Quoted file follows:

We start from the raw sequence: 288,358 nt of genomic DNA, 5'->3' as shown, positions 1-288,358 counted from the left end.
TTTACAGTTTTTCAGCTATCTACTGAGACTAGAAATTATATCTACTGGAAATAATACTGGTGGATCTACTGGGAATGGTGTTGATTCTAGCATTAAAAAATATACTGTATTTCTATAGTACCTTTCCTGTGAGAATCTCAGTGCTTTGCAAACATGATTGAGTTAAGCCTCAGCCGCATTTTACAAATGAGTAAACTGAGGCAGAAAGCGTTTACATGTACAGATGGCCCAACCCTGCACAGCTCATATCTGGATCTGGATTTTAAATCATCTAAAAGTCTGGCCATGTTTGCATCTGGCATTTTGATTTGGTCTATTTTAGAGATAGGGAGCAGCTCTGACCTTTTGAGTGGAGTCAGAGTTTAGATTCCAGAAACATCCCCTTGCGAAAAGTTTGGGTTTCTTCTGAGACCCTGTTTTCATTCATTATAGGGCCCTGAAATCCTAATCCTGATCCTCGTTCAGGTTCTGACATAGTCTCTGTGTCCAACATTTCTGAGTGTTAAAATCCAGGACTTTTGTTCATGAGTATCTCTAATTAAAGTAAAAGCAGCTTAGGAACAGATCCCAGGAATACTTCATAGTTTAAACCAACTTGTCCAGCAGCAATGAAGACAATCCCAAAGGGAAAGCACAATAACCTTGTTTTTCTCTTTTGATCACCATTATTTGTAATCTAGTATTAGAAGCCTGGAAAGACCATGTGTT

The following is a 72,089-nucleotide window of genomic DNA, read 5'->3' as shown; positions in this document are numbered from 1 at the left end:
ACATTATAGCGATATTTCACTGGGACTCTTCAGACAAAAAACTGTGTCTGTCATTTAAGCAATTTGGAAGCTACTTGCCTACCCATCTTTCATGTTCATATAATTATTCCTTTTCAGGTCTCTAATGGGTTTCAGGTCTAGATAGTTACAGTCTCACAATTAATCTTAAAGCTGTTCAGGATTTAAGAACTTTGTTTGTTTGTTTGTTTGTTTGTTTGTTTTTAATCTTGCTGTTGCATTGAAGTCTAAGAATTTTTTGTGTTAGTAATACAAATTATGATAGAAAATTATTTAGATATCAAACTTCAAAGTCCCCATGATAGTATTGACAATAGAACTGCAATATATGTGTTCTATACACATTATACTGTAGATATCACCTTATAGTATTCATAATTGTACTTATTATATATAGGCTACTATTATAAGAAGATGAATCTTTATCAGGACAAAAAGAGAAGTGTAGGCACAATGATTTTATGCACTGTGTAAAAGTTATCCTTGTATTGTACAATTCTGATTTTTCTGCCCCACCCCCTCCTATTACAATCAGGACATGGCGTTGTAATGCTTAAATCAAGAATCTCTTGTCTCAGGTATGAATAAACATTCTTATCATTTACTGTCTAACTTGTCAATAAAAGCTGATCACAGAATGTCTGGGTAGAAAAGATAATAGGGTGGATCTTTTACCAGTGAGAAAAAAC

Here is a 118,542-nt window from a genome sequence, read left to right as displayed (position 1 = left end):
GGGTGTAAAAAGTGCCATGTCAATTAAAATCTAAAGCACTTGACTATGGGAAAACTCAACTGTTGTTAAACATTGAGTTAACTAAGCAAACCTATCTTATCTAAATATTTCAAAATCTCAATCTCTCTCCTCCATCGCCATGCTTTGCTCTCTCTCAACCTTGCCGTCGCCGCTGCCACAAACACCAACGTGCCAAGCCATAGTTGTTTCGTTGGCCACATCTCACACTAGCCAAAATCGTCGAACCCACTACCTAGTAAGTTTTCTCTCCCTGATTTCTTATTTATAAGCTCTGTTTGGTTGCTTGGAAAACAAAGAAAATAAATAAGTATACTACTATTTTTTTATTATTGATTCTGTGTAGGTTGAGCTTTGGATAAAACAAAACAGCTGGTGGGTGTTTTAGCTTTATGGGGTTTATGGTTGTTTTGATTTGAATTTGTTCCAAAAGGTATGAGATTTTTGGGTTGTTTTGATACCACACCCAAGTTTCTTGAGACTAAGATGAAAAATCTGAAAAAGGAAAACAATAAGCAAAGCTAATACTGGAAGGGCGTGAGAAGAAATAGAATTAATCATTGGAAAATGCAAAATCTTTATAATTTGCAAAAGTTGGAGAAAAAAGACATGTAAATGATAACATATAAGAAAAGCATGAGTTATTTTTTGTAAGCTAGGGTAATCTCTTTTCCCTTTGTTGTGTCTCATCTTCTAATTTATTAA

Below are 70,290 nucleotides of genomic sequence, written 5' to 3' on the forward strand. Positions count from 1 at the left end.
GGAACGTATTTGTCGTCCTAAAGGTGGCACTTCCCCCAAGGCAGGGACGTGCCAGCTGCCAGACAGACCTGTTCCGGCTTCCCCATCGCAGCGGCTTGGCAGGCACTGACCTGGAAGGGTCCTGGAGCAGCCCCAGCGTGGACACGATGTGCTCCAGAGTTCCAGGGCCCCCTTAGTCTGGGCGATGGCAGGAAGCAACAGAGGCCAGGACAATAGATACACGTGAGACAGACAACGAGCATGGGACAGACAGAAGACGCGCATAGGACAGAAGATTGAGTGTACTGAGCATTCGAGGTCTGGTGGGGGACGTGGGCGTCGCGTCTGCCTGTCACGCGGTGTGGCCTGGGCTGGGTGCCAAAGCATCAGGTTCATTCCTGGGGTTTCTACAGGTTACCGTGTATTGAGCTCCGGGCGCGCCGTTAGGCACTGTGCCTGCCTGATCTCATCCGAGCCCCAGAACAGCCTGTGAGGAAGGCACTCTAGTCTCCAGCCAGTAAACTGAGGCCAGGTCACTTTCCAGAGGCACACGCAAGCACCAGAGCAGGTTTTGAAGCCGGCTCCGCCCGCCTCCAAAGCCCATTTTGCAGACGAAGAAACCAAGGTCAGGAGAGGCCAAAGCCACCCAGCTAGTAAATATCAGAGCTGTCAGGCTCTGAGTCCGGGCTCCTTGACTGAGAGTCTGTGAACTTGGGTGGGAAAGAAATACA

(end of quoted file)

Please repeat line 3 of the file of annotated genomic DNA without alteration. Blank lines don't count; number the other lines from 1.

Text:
The following is a 72,089-nucleotide window of genomic DNA, read 5'->3' as shown; positions in this document are numbered from 1 at the left end: